December 12, 2003

Face Recognition and False Positives

An Arizona school will install cameras and face-recognition software, to look for "sex offenders, missing children and alleged abductors", according to an AP story by Michelle Rushlo.

Two cameras, which are expected to be operational next week, will scan faces of people who enter the office at Royal Palm Middle School. They are linked to state and national databases of sex offenders, missing children and alleged abductors.

An officer will be dispatched to the school in the event of a possible match, said Maricopa County Sheriff Joe Arpaio.

This looks like a classic security mistake: ignoring the false positive problem.

Claims vary, but it seems safe to assume that this kind of face-recognition technology, deployed in this kind of environment, will have a false positive rate of at least 1%. In other words, for every 100 completely innocent people who pass in front of the camera, on average at least one person will be misidentified as a target (i.e., a sex offender or abductor).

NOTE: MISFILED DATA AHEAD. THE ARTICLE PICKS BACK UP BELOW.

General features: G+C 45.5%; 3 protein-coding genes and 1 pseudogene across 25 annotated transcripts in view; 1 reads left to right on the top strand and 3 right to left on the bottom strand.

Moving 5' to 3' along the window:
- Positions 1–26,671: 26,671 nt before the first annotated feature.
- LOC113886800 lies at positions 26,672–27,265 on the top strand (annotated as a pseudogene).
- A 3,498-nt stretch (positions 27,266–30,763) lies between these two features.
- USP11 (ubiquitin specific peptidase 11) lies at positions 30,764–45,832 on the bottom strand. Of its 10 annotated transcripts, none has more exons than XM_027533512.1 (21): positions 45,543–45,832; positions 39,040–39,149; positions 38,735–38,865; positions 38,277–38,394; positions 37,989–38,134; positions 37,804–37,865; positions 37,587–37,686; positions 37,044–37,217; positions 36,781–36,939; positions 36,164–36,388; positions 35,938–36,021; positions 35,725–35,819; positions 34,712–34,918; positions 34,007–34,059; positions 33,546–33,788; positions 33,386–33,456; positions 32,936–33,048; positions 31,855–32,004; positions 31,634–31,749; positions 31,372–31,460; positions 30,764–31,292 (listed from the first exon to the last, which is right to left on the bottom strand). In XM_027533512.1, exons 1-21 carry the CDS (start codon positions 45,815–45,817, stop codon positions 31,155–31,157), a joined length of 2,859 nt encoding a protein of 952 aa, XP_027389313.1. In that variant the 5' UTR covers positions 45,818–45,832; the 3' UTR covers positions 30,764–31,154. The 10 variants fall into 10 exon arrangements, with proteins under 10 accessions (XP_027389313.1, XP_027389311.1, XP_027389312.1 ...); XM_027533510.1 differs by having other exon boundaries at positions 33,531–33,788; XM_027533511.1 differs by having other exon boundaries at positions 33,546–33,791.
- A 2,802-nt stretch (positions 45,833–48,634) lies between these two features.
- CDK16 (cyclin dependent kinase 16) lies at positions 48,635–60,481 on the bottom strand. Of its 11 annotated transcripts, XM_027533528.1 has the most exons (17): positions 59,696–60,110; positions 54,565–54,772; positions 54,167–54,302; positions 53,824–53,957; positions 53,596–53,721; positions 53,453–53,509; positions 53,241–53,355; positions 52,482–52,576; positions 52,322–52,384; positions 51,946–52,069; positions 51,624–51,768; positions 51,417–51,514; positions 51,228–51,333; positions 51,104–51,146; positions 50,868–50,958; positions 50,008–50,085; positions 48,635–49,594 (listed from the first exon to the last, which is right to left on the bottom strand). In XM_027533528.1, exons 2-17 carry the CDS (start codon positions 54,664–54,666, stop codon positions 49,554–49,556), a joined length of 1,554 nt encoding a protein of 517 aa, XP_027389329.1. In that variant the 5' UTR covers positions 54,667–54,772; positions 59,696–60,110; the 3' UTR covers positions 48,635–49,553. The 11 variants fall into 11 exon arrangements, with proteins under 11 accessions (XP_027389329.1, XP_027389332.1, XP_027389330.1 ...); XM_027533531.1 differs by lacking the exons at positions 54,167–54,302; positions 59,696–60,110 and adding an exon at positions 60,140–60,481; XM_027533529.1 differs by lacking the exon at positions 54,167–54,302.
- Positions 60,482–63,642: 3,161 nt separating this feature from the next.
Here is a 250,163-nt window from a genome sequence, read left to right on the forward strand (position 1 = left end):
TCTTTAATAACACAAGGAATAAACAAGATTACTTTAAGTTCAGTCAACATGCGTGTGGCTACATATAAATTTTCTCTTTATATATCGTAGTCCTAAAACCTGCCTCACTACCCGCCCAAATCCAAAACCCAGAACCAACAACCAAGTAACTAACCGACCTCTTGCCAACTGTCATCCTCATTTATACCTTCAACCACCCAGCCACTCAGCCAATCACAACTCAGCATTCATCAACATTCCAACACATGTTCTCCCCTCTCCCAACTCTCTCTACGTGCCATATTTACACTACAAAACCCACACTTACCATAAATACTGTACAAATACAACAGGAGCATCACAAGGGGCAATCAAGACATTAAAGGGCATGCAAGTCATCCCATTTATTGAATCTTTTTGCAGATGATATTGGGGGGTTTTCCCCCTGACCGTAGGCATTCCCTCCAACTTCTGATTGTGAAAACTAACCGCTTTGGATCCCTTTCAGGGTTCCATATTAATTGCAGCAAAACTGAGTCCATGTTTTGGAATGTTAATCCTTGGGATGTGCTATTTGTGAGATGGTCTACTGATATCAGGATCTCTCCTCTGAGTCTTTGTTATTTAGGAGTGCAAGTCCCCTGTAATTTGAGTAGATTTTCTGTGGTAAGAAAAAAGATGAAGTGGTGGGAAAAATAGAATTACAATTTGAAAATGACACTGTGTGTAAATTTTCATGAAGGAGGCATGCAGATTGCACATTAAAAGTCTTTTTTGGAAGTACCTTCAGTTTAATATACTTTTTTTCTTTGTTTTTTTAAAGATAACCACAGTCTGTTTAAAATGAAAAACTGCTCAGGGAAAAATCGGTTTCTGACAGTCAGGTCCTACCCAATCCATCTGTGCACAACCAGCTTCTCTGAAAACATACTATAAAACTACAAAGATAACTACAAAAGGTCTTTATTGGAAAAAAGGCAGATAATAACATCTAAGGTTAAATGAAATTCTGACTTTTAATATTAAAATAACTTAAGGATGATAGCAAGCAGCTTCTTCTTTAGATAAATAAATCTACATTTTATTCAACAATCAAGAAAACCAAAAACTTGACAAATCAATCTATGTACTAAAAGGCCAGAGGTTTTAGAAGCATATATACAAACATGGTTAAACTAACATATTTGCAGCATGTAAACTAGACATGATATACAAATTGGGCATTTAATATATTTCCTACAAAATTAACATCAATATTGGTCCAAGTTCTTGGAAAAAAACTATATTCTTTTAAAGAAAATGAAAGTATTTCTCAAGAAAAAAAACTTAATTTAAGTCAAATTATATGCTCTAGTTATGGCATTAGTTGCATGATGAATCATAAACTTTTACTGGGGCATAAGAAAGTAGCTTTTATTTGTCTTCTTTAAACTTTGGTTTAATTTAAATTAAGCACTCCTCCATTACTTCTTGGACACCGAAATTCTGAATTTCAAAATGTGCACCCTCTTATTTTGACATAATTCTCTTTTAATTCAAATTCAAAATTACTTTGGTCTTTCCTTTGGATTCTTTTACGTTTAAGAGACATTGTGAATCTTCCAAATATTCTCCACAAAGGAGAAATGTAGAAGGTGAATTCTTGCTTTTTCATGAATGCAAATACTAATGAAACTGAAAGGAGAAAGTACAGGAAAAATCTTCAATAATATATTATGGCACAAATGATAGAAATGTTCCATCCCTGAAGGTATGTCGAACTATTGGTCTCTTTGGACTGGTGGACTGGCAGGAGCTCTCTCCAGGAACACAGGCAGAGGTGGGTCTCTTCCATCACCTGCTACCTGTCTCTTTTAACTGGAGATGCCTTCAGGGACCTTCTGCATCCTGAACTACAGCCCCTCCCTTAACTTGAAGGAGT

Now let's do the math. If 200 people enter the school office each day, that means two false positives every day -- two pointless trips to the school by police officers. And how often does a sex offender or child abductor enter the office of that particular school? Almost never, I would guess, especially if they know the cameras are there.

So the vast, overwhelming majority of people singled out by this system will be innocent. Is the school really going to call the police every time? Are the police really going to conduct an investigation each time, to tell whether the person is lying when they deny being a sex offender? I doubt they will.

Responding to these calls, and investigating them thoroughly, can't be the best way for police officers to spend their time. Sometimes false positives are the most expensive aspect of a security technology.

Posted by Ed Felten at December 12, 2003 12:53 PM